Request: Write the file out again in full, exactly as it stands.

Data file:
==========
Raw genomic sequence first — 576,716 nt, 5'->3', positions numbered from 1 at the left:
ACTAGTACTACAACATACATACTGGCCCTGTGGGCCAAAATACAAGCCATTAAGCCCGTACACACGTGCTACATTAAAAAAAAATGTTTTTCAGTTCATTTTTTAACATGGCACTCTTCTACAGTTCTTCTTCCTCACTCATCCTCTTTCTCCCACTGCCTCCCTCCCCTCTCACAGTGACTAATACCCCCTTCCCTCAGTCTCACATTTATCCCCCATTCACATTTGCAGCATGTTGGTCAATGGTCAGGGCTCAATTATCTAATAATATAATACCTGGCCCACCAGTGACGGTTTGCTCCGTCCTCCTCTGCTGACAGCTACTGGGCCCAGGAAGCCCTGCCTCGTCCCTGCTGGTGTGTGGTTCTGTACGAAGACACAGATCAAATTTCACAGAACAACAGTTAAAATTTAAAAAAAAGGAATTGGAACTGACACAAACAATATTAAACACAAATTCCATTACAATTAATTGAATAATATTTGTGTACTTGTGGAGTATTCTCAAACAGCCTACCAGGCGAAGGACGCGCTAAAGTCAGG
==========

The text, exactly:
Raw genomic sequence first — 576,716 nt, 5'->3', positions numbered from 1 at the left:
ACTAGTACTACAACATACATACTGGCCCTGTGGGCCAAAATACAAGCCATTAAGCCCGTACACACGTGCTACATTAAAAAAAAATGTTTTTCAGTTCATTTTTTAACATGGCACTCTTCTACAGTTCTTCTTCCTCACTCATCCTCTTTCTCCCACTGCCTCCCTCCCCTCTCACAGTGACTAATACCCCCTTCCCTCAGTCTCACATTTATCCCCCATTCACATTTGCAGCATGTTGGTCAATGGTCAGGGCTCAATTATCTAATAATATAATACCTGGCCCACCAGTGACGGTTTGCTCCGTCCTCCTCTGCTGACAGCTACTGGGCCCAGGAAGCCCTGCCTCGTCCCTGCTGGTGTGTGGTTCTGTACGAAGACACAGATCAAATTTCACAGAACAACAGTTAAAATTTAAAAAAAAGGAATTGGAACTGACACAAACAATATTAAACACAAATTCCATTACAATTAATTGAATAATATTTGTGTACTTGTGGAGTATTCTCAAACAGCCTACCAGGCGAAGGACGCGCTAAAGTCAGG